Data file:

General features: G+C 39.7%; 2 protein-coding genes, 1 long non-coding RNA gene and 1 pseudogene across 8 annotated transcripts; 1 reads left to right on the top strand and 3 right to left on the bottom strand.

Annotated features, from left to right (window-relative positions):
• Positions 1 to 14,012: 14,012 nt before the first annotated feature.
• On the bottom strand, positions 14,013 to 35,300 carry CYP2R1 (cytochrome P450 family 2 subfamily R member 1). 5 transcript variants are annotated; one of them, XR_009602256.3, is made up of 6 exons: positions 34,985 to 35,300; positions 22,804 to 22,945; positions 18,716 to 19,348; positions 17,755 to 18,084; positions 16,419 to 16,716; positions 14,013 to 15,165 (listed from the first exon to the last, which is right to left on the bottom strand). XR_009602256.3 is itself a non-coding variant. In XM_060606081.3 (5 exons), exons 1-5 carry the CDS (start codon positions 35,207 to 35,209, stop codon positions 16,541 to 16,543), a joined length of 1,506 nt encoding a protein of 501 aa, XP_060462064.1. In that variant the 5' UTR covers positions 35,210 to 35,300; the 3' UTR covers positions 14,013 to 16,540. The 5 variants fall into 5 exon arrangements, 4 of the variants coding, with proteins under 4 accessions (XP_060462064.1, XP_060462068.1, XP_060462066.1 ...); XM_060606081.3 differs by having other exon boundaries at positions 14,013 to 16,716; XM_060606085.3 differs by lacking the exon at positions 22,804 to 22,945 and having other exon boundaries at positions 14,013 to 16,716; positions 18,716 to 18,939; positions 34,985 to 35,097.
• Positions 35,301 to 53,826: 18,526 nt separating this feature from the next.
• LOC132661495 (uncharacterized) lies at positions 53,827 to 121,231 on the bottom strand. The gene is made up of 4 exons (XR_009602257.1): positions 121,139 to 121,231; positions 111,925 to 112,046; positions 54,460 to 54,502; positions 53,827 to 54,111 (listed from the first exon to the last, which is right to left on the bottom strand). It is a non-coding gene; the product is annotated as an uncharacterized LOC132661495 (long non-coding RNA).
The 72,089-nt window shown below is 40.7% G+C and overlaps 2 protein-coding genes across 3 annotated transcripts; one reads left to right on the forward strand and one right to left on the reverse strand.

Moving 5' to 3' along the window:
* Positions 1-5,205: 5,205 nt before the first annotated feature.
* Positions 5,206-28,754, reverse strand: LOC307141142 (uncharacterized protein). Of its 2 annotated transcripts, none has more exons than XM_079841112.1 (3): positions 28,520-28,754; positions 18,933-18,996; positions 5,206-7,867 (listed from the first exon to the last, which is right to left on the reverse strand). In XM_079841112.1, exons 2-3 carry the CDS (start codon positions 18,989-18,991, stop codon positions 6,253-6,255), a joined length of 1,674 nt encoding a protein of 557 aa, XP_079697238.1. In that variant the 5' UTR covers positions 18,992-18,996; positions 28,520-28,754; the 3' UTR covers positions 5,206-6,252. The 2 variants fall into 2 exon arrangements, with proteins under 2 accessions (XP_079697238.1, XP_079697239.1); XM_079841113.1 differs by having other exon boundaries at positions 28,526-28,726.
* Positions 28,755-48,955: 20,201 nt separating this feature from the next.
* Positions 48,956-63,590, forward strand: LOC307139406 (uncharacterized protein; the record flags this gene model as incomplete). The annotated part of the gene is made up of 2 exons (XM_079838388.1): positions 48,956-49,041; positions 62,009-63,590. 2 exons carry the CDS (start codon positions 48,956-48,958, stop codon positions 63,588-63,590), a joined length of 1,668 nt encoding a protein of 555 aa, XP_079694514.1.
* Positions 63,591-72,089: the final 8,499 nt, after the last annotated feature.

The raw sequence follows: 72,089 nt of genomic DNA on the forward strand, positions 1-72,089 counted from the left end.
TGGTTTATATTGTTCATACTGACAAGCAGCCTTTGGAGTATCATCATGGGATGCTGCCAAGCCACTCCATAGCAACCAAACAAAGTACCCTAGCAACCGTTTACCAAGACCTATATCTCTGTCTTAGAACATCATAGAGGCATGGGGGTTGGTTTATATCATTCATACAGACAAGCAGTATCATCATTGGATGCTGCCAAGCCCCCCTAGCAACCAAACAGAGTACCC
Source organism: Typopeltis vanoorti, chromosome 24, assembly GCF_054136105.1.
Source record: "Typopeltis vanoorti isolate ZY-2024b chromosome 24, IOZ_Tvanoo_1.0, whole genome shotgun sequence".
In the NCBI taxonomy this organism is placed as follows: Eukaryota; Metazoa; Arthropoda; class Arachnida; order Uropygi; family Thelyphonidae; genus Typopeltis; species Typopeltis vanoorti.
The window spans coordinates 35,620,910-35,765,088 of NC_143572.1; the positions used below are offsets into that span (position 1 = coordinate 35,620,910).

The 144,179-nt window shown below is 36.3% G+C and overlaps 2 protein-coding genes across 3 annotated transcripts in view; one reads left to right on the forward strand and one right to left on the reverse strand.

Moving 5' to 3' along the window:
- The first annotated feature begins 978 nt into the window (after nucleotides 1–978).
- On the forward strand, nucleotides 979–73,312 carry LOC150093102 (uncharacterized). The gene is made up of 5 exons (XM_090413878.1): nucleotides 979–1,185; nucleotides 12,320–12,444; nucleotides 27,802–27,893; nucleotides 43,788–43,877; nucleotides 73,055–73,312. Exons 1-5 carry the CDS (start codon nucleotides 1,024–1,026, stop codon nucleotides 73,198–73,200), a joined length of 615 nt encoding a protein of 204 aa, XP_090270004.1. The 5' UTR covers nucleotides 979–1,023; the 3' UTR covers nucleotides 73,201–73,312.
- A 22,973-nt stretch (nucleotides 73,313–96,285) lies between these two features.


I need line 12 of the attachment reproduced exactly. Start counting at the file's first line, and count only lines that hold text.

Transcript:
* Positions 48,956-63,590, forward strand: LOC307139406 (uncharacterized protein; the record flags this gene model as incomplete). The annotated part of the gene is made up of 2 exons (XM_079838388.1): positions 48,956-49,041; positions 62,009-63,590. 2 exons carry the CDS (start codon positions 48,956-48,958, stop codon positions 63,588-63,590), a joined length of 1,668 nt encoding a protein of 555 aa, XP_079694514.1.